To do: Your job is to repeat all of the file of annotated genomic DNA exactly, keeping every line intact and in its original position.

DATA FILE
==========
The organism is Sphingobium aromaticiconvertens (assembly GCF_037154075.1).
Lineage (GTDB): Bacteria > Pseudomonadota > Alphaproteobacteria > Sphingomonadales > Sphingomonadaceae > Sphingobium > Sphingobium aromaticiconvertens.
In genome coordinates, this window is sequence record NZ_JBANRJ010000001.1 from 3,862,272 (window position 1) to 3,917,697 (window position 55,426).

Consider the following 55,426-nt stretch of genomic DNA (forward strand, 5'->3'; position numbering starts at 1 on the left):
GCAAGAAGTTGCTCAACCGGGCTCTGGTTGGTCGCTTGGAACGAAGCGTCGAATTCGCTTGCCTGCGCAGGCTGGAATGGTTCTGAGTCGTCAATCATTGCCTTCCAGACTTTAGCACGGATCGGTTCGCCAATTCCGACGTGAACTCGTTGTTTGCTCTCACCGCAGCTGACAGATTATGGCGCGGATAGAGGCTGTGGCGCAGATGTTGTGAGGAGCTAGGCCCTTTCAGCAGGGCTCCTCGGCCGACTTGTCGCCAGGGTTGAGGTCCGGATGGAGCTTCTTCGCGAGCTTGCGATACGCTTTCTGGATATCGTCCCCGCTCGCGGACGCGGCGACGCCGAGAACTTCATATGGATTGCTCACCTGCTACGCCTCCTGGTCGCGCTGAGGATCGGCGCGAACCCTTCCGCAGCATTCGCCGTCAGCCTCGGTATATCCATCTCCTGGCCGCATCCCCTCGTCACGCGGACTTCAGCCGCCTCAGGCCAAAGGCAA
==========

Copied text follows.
The organism is Sphingobium aromaticiconvertens (assembly GCF_037154075.1).
Lineage (GTDB): Bacteria > Pseudomonadota > Alphaproteobacteria > Sphingomonadales > Sphingomonadaceae > Sphingobium > Sphingobium aromaticiconvertens.
In genome coordinates, this window is sequence record NZ_JBANRJ010000001.1 from 3,862,272 (window position 1) to 3,917,697 (window position 55,426).

Consider the following 55,426-nt stretch of genomic DNA (forward strand, 5'->3'; position numbering starts at 1 on the left):
GCAAGAAGTTGCTCAACCGGGCTCTGGTTGGTCGCTTGGAACGAAGCGTCGAATTCGCTTGCCTGCGCAGGCTGGAATGGTTCTGAGTCGTCAATCATTGCCTTCCAGACTTTAGCACGGATCGGTTCGCCAATTCCGACGTGAACTCGTTGTTTGCTCTCACCGCAGCTGACAGATTATGGCGCGGATAGAGGCTGTGGCGCAGATGTTGTGAGGAGCTAGGCCCTTTCAGCAGGGCTCCTCGGCCGACTTGTCGCCAGGGTTGAGGTCCGGATGGAGCTTCTTCGCGAGCTTGCGATACGCTTTCTGGATATCGTCCCCGCTCGCGGACGCGGCGACGCCGAGAACTTCATATGGATTGCTCACCTGCTACGCCTCCTGGTCGCGCTGAGGATCGGCGCGAACCCTTCCGCAGCATTCGCCGTCAGCCTCGGTATATCCATCTCCTGGCCGCATCCCCTCGTCACGCGGACTTCAGCCGCCTCAGGCCAAAGGCAA